Of the Portlaoise 1916 veterans, only Michael Gray, John McGuire and John Muldowney had the necessary Civil War National Forces service to qualify under the 1924 act. While all three received service pensions for their War of Independence and Civil War service only McGuire received pension recognition for his 1916 service. As with almost all pension applicants successful or unsuccessful, it is never stated explicitly on their files why Gray and Muldowney’s 1916 activities were not recognised or indeed why McGuire’s was.
The introduction of the 1934 Military Service Pensions Act removed the necessity for Civil War service of any kind, opened up the receipt of pension to those who had fought against the Treaty or had remained neutral or inactive during the Civil War, as well as to the members of Cumann na mBan. However the differentiation between 1916 service in Dublin and elsewhere remained. For the first ten years or so after the introduction of the 1934 Act qualifying for 1916 service outside Dublin remained very difficult – even in areas such as Galway, Wexford and Louth, where members of the Irish Volunteers had either open fire on, or exchanged fire with, police or military. In such areas it appears that the Referees set out that the applicant had to have fired a shot to receive a pension. This was difficult for many applicants even from these areas. For example the Irish Volunteer occupation of Enniscorthy had required very little actual shooting and not even all of those present during the actual armed engagements in County Galway even had firearms, never mind actually managed to fire a shot.
Laurence and Thomas Brady, Eamon and Padraic Fleming, Colum Holohan, Patrick Muldowney, James and Patrick Ramsbottom and Michael Sheridan all applied for pensions under the 1934 Act. Only Eamon Fleming received recognition in 1938 (posthumously – he died earlier that year) for his 1916 service and this really because Fleming had been sent by his fellow IRB member, and 1916 Proclamation signatory, Sean McDermott to take charge of the Portlaoise Volunteers the week before the Rising. The Referees would recognise those individuals who it was judged, but for acting under orders which took them out of Dublin, would have taken part in the fighting there. The service of those locals who served or acted alongside those sent from Dublin was still not however recognised.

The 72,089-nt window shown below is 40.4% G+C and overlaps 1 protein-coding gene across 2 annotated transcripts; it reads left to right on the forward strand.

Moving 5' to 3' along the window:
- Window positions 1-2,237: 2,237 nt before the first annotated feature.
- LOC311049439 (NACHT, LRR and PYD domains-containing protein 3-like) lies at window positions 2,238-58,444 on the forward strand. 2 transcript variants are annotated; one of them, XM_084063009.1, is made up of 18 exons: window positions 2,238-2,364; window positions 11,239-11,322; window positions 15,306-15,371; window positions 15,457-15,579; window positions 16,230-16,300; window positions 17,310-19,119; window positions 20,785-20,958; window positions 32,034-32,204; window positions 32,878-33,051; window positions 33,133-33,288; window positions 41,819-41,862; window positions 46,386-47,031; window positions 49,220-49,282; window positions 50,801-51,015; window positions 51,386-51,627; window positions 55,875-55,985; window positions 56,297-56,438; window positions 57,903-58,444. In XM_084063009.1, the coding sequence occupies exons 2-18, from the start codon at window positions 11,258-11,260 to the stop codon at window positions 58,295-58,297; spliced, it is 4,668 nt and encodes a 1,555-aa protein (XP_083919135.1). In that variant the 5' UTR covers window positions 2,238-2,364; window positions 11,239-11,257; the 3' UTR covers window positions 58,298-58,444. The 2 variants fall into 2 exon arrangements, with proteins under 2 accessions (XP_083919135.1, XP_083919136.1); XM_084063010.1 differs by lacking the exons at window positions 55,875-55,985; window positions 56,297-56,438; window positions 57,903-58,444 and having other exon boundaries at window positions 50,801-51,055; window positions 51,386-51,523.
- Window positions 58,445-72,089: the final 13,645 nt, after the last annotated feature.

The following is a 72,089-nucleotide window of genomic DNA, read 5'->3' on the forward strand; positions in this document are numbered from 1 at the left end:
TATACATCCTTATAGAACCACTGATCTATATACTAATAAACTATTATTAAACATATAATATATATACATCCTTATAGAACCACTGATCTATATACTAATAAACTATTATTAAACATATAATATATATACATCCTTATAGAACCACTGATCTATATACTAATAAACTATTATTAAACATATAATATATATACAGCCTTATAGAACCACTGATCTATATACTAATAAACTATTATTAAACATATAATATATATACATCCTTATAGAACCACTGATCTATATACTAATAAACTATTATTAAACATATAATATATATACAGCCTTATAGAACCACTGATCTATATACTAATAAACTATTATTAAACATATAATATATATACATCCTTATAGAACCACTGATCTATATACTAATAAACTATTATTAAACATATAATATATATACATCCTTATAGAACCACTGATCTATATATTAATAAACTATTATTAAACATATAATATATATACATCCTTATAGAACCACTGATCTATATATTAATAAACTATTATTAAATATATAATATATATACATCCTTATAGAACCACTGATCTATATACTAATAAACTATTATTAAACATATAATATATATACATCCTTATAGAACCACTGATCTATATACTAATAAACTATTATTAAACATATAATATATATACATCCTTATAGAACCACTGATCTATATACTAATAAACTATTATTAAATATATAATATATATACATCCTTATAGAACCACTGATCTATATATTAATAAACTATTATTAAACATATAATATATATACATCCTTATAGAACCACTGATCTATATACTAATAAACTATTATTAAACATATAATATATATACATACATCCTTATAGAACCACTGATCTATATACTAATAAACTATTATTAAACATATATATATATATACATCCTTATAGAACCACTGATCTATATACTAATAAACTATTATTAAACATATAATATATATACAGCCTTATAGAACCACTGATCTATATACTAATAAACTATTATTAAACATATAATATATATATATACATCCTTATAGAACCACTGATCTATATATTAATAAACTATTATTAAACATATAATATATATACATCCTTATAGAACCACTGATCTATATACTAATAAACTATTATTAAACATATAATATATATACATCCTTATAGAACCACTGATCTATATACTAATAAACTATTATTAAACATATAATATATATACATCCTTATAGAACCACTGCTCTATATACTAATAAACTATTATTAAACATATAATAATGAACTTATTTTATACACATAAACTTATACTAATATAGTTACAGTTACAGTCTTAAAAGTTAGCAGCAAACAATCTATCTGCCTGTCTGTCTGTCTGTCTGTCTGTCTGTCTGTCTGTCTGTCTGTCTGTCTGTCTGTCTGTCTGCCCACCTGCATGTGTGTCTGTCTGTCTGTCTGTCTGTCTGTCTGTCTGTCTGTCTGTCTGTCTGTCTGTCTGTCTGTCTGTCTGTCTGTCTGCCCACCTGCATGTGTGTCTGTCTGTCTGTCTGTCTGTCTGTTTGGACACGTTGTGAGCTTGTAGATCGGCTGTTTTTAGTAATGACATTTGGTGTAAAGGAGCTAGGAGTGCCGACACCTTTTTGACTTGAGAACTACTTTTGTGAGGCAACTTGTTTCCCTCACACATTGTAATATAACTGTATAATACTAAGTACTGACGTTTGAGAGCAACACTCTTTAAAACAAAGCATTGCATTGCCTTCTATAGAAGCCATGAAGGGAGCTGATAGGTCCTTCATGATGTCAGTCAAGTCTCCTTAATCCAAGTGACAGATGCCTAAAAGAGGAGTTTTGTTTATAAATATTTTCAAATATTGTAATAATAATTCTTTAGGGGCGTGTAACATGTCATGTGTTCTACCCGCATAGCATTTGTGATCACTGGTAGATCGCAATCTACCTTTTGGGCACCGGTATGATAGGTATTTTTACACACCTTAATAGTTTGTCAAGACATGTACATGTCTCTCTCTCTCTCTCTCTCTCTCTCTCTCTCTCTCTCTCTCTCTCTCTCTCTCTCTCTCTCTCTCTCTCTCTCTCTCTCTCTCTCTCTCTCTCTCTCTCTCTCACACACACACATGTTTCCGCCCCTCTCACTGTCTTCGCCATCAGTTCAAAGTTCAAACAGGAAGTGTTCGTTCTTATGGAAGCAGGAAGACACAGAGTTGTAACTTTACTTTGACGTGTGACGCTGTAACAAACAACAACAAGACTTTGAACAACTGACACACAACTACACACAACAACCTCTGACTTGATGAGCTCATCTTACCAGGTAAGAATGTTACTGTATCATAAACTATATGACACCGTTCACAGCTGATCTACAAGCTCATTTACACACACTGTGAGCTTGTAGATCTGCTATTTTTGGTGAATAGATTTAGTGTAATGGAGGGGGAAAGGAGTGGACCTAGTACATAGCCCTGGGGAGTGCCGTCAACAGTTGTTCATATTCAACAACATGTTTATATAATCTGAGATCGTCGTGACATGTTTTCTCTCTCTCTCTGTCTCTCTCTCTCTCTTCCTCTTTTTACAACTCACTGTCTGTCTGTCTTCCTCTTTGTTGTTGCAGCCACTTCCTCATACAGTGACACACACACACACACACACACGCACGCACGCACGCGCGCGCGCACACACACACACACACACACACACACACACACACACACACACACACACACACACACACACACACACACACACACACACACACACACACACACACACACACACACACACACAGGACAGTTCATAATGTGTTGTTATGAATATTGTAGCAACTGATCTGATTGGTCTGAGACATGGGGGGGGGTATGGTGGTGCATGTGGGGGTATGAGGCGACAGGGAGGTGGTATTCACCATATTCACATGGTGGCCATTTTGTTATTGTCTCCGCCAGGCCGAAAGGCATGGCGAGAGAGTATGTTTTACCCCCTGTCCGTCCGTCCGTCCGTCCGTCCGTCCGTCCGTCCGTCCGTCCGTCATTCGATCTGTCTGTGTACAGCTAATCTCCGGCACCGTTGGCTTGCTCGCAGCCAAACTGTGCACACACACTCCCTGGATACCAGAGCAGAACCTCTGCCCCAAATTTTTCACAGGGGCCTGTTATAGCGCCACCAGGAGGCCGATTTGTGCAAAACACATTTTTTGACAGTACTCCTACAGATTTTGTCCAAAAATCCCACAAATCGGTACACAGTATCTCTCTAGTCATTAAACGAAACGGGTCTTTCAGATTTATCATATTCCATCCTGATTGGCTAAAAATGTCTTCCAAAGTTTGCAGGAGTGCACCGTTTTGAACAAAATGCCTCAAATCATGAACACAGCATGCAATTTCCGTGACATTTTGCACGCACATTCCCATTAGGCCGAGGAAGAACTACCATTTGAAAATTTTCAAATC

Laurence and Thomas Brady, James Ramsbottom and Padraic Fleming all received service pensions between 1936 and 1938 but not for their 1916 service. Meanwhile Patrick Muldowney, Patrick Ramsbottom, Michael Sheridan and Colum Holohan had their applications rejected completely at this stage. However Muldowney, Ramsbottom, Sheridan and Holohan would all receive service pensions which recognised their 1916 service when they applied once more following the enactment of the 1949 Military Service Pension Act. Crucially, in the wake of a Supreme Court challenge in 1945 on behalf of unsuccessful 1916 Galway applicants, and the introduction of the 1949 Act, the qualifying standard for those applying for 1916 service outside Dublin was reduced. As a result, although “active service” remained undefined, the criteria of having fired a shot disappeared and a large number of previously unsuccessful 1916 applicants from outside Dublin were now successful.
In the meantime the award of medals for 1916 service had been introduced in 1941. Among the rules governing the awarding of this medal was that if an applicant had applied for a service pension, then he or she had to have received pension recognition for 1916 to actually receive a 1916 Meal. (Veterans, or their dependants, who did not claim for a pension or a service certificate in respect of their 1916 service, had to prove that they would have qualified had they done so.) Service pension recipients who did not receive pension recognition for their claimed 1916 service would not qualify for the medal. As a result only John McGuire, Eamon Fleming, Patrick Muldowney, Patrick Ramsbottom, Michael Sheridan and Colum Holohan were awarded 1916 Service Medals. Perhaps prompted by these awards the other former members of the Portlaoise Company began to reapply for recognition of their 1916 service. Unfortunately however they had left it too late. They would have needed to apply to have their pension applications reopened but unfortunately, following the introduction of the 1949 act, this option was open only to previously unsuccessful pension applicants, not to successful applicants unsatisfied with the extent of their award. Thus despite the almost identical nature of their service neither Michael Gray, John Muldowney, Thomas Brady, Laurence Brady, James Ramsbottom nor Padraic Fleming would ever receive 1916 medals or any form of official recognition for their action in 1916.
The case of the Portlaoise Volunteers is just one example illustrating discrepancies regarding the award of 1916 service outside Dublin to be found in the collection. For example there is also the case of the awarding of recognition to just James Ruane of the party of Irish Volunteers who captured arms from a group of National Volunteers near Balla, County Mayo. All of which means that while the MSPC is without equal as a resource for students of the 1916 Easter Rising it must be approached and interpreted with caution and certainly cannot be seen as providing a definitive answer to how many actually took part on the Irish side in the 1916 Rising.